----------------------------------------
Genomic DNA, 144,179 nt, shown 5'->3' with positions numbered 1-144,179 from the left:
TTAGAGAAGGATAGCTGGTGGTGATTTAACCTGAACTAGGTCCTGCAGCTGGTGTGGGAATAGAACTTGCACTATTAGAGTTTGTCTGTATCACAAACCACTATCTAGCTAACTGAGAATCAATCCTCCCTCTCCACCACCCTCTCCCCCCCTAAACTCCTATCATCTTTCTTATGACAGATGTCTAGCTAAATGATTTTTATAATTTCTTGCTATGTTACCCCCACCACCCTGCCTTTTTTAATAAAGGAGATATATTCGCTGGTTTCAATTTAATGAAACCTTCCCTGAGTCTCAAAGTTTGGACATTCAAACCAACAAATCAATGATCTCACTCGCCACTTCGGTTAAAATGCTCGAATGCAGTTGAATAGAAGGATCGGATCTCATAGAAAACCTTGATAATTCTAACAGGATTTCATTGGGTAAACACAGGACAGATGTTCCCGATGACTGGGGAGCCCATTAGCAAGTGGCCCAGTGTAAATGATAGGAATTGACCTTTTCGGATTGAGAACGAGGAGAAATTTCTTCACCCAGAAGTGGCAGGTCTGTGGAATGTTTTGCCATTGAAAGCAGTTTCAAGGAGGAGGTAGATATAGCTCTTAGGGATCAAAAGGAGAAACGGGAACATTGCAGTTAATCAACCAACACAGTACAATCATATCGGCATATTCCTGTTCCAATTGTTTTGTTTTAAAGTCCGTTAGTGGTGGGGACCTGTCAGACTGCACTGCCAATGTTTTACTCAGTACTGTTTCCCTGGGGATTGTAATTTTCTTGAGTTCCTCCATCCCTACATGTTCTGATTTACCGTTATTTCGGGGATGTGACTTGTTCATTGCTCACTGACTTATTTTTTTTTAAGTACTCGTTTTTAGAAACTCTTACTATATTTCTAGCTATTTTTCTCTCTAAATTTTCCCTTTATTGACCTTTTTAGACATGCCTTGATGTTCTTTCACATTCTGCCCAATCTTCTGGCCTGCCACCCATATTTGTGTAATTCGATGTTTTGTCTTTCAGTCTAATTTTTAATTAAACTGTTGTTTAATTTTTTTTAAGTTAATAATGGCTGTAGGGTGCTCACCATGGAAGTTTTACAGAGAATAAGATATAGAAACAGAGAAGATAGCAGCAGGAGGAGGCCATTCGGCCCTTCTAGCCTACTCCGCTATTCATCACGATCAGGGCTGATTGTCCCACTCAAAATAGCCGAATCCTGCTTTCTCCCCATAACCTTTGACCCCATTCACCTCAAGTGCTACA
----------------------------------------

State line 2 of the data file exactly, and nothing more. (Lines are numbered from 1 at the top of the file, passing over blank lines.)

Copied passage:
TTAGAGAAGGATAGCTGGTGGTGATTTAACCTGAACTAGGTCCTGCAGCTGGTGTGGGAATAGAACTTGCACTATTAGAGTTTGTCTGTATCACAAACCACTATCTAGCTAACTGAGAATCAATCCTCCCTCTCCACCACCCTCTCCCCCCCTAAACTCCTATCATCTTTCTTATGACAGATGTCTAGCTAAATGATTTTTATAATTTCTTGCTATGTTACCCCCACCACCCTGCCTTTTTTAATAAAGGAGATATATTCGCTGGTTTCAATTTAATGAAACCTTCCCTGAGTCTCAAAGTTTGGACATTCAAACCAACAAATCAATGATCTCACTCGCCACTTCGGTTAAAATGCTCGAATGCAGTTGAATAGAAGGATCGGATCTCATAGAAAACCTTGATAATTCTAACAGGATTTCATTGGGTAAACACAGGACAGATGTTCCCGATGACTGGGGAGCCCATTAGCAAGTGGCCCAGTGTAAATGATAGGAATTGACCTTTTCGGATTGAGAACGAGGAGAAATTTCTTCACCCAGAAGTGGCAGGTCTGTGGAATGTTTTGCCATTGAAAGCAGTTTCAAGGAGGAGGTAGATATAGCTCTTAGGGATCAAAAGGAGAAACGGGAACATTGCAGTTAATCAACCAACACAGTACAATCATATCGGCATATTCCTGTTCCAATTGTTTTGTTTTAAAGTCCGTTAGTGGTGGGGACCTGTCAGACTGCACTGCCAATGTTTTACTCAGTACTGTTTCCCTGGGGATTGTAATTTTCTTGAGTTCCTCCATCCCTACATGTTCTGATTTACCGTTATTTCGGGGATGTGACTTGTTCATTGCTCACTGACTTATTTTTTTTTAAGTACTCGTTTTTAGAAACTCTTACTATATTTCTAGCTATTTTTCTCTCTAAATTTTCCCTTTATTGACCTTTTTAGACATGCCTTGATGTTCTTTCACATTCTGCCCAATCTTCTGGCCTGCCACCCATATTTGTGTAATTCGATGTTTTGTCTTTCAGTCTAATTTTTAATTAAACTGTTGTTTAATTTTTTTTAAGTTAATAATGGCTGTAGGGTGCTCACCATGGAAGTTTTACAGAGAATAAGATATAGAAACAGAGAAGATAGCAGCAGGAGGAGGCCATTCGGCCCTTCTAGCCTACTCCGCTATTCATCACGATCAGGGCTGATTGTCCCACTCAAAATAGCCGAATCCTGCTTTCTCCCCATAACCTTTGACCCCATTCACCTCAAGTGCTACA